Monday, September 7, 2020

A Turin reverie

As of today many schools in Turin have resumed their classes before the official date of September 14th. Many Italians are back from their August vacations mostly in Italy and very few in other European countries. The temperatures have slowly been dropping but last Saturday we were still in the full of the summer with our 30C/86F and the sweat dripping down our backs as we were walking downtown.

Since May, when were finally let out for walks, we have been in total awe at the beauty of Turin: her spaces, her architecture, her elegant atmosphere, her green spaces and rational grid plan. Like many Saturdays we wandered the streets, the Roman lanes and did some window shopping to see the new Fall collections and what remains of the summer sales.

We started at tea time and witnessed the sun going down; we strolled through some of the local pedestrian streets and enjoyed a free bagpipe concerto in a piazza. As we reached Piazza San Carlo - aka the living-room of Turin as Giuseppe Culicchia wrote in his book Torino é casa mia - we were fully steeped in the Torino charm 😍

Fascinated by the pinkish hue of the golden light over the 1700 palazzos in the square, we breathed deeply and looked at the people enjoying their Saturday walk or 'vasca' the relay like in a pool but with shops and cafés. More people had their mask on even though not required unless you can't keep social distance or are indoors. And moving our gaze from the horse statue of King Emmanuel Philibert to the arches a crazy thought hit us: Torino é perfetta le manca solo il mare - Turin is perfect as it is, she only missed the sea 😜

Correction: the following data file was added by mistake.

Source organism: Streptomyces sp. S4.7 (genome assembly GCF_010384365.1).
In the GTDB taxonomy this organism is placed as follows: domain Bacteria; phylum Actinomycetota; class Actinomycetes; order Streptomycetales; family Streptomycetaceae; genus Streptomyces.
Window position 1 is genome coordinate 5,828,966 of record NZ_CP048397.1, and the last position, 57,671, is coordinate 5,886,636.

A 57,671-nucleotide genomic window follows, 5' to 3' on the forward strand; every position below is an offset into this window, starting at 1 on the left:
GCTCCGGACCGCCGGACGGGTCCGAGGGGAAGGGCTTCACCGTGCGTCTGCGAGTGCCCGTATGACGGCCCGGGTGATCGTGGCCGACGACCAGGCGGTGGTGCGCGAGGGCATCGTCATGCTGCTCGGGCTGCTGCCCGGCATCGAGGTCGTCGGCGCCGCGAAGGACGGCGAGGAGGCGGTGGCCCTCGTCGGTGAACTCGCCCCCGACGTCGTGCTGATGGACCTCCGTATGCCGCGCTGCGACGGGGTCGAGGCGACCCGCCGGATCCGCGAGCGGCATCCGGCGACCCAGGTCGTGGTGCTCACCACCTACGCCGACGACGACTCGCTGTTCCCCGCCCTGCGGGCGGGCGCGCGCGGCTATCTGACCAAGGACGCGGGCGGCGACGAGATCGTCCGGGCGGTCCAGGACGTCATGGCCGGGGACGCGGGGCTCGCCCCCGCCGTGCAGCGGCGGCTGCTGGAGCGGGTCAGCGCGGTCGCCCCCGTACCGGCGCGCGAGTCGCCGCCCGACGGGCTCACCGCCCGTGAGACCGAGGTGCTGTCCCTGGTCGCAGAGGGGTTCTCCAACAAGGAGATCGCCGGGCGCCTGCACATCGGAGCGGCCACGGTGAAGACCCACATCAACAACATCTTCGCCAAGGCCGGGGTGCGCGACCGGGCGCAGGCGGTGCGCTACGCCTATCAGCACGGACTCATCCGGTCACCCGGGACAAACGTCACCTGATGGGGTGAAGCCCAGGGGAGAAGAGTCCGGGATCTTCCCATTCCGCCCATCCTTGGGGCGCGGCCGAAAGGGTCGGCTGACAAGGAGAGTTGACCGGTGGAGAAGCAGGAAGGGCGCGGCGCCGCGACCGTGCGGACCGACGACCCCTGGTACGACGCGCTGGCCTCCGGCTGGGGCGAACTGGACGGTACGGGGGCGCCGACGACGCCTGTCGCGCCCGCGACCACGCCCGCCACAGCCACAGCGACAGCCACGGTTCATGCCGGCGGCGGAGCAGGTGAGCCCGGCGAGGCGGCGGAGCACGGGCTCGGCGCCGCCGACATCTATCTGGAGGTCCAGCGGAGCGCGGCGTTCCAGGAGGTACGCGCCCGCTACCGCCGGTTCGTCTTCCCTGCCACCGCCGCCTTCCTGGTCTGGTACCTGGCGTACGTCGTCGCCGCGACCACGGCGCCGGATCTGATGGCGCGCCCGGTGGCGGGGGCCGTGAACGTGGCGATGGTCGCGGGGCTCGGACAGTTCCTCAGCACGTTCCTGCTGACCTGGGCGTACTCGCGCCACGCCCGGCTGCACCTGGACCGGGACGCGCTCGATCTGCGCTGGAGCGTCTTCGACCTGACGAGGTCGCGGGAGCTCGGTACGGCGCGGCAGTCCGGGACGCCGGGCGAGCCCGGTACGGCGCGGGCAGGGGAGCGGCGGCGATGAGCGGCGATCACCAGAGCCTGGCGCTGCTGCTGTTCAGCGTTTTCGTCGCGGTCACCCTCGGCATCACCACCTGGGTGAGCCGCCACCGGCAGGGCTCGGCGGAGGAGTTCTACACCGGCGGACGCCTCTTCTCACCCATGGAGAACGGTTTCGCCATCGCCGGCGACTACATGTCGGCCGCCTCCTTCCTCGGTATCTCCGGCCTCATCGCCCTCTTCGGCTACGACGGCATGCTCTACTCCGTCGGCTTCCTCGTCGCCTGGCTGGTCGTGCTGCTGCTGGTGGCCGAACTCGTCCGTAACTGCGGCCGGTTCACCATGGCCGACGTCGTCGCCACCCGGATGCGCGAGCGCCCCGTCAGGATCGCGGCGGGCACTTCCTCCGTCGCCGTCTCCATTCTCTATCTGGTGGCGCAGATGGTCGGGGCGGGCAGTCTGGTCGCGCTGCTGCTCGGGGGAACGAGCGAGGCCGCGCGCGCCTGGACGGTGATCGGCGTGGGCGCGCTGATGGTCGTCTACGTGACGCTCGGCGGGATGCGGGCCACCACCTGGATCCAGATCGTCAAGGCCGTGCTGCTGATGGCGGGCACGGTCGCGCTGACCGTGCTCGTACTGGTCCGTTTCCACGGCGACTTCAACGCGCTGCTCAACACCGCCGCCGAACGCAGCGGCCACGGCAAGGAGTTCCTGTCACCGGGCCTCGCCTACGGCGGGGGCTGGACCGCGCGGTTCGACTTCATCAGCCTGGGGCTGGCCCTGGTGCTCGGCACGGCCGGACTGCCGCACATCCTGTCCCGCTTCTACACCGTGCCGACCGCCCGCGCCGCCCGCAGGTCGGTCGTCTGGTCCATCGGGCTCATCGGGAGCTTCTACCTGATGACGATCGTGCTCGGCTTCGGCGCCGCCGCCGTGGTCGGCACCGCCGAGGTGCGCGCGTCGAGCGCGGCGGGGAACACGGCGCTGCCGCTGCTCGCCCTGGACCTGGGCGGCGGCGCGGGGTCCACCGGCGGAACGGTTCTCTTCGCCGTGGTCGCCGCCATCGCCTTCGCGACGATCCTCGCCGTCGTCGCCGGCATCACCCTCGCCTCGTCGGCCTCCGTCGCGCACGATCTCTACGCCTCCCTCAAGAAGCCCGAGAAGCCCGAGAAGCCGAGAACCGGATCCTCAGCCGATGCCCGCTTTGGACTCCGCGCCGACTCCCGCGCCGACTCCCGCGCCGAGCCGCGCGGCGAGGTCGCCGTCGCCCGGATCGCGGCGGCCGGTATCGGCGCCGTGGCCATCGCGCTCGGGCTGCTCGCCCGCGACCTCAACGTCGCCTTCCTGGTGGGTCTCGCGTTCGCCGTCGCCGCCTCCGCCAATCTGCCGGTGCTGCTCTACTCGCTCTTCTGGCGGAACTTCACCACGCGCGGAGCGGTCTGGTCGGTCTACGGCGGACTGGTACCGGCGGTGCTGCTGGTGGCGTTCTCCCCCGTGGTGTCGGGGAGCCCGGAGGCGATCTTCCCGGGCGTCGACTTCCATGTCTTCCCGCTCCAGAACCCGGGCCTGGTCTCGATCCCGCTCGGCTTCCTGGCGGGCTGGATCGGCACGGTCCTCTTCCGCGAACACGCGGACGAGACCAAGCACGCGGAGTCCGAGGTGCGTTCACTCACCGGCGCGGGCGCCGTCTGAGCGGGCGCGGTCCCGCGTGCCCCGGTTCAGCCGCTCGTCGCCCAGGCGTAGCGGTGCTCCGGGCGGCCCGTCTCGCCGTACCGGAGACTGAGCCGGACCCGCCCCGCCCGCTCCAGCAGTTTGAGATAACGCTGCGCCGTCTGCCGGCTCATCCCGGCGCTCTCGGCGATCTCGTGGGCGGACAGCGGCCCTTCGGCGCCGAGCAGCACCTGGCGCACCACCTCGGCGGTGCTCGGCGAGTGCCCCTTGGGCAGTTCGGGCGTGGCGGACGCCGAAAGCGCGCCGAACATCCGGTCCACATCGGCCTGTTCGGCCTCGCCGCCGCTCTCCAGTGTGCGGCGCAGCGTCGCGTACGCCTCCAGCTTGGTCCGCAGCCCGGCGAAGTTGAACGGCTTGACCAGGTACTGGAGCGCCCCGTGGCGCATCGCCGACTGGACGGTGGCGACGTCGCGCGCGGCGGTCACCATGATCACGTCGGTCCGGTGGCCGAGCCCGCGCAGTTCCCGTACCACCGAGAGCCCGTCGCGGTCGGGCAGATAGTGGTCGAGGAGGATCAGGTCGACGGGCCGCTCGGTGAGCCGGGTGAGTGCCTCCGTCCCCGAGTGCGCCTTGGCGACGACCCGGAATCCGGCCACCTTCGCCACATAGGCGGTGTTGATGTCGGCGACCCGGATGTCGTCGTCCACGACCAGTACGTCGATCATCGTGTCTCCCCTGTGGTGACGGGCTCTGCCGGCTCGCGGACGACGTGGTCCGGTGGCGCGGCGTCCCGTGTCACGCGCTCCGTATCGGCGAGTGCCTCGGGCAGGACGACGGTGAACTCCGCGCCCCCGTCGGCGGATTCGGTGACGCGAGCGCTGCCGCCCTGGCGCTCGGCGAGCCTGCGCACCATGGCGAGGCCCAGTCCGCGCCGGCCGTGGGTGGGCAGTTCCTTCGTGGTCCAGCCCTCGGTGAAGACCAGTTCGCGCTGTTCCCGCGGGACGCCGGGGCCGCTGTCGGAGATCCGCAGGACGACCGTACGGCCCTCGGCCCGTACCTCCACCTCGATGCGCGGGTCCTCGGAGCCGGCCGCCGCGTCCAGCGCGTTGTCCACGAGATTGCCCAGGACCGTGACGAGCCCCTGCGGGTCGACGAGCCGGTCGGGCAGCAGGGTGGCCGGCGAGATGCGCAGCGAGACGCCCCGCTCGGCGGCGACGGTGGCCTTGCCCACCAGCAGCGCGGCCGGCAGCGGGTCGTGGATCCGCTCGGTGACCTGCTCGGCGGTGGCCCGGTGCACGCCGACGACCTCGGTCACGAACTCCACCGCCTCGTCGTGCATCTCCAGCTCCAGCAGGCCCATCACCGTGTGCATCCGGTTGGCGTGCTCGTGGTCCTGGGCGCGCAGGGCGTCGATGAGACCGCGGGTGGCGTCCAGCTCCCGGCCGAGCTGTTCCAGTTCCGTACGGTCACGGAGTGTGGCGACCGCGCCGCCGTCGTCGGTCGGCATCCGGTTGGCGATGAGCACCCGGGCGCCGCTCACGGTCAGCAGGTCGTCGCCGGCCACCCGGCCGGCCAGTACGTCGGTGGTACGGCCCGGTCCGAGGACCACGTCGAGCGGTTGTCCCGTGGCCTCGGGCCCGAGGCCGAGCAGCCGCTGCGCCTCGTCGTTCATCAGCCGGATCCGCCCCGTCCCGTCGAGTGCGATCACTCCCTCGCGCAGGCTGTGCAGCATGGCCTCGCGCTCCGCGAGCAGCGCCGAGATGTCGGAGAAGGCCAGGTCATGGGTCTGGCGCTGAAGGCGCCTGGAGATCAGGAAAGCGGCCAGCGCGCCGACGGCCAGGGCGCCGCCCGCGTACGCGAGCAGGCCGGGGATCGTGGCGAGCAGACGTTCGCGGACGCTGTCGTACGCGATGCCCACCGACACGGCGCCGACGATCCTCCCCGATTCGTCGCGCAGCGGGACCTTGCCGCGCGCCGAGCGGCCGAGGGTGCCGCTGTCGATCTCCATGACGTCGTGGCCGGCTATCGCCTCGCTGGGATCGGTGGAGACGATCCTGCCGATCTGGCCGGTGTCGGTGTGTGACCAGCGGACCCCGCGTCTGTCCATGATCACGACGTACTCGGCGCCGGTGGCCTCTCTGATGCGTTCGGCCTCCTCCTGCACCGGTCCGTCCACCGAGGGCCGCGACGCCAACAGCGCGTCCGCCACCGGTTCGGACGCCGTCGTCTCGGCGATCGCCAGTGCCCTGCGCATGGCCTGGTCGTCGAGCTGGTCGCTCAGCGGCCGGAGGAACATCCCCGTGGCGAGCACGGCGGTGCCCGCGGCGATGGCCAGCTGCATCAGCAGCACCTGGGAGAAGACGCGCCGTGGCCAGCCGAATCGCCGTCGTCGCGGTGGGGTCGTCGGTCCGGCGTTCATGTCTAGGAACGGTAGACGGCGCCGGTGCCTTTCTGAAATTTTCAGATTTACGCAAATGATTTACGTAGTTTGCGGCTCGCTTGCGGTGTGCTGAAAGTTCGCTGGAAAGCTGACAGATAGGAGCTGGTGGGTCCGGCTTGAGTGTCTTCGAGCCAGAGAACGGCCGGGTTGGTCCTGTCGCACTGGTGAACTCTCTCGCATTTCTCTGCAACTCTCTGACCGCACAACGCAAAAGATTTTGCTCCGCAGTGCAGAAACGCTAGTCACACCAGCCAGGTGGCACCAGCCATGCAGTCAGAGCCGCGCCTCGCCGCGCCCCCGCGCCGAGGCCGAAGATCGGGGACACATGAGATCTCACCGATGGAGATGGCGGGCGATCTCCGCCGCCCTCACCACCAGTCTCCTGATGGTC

As we kept strolling, we tried to imagine how Turin would be like if, like Genoa or Venice, she was located on the coast. Would her piazzas still be huge and airy? Where would the beach be? This one was an easy answer: the beach would certainly be where River Po is 😝 and consequently yes, the piazzas would definitely be as large as in our reality and you would see everyone getting off at the end of Via Po where the university is, to head off to the beach with their colorful towel under their arm.

Walking under the Piazza Vittorio arches you'd breathe la salsedine or the sea scent. Of course we wouldn't have the surrounding hills, nor their vineyards, because we would have blue-green waves and boats. 

Turin doesn't have canals like Amsterdam and Venice, but she does have tiny lanes similar to those you see in many Italian towns on the sea. We would probably have more souvenir shops and more beach shops selling toys, beach umbrellas and sun lotions but our habits would still be same: bicerin coffee at midmorning,  gelato in the afternoon and evening and especially our apertitif, just with calamari fritti and tiny fried fish sprinkled in fresh lemon juice!

In the winter we would still drive up the mountains to ski and somebody would still imagine the fish wearing a coat under the sea. High quality red wines would still be our major production with chocolate, but maybe we would also have more fruity crisp fizzy whites like Favorita or Gavi wines.

Like in Venice the wind wouldn't push the sand in the corners of our buildings or on our glossy marble floors but who knows? We might have some palm trees along the beach promenade like in Nice.

With these details in mind we reached a small artisan gelateria and got a huge cone of violet and gianduia that teleported us back in our current dimension.

The moon high up in the dark sky, the quiet avenues and the cool air brushing through our hair gave us one nice thought: we are all exactly where we are supped to be in our lives, but for us in Turin, this concept takes on extra flavor like the extra whipped cream on top of our gelato cone: Turin is uniquely magic ðŸ’« once you get the hang of it, you'll be craving for more and more 💃

Turin will amaze you! Plan about 5 full days and check with your hotel about the discount you can get thanks to COVID19 because you could end up paying a fraction of what you think...

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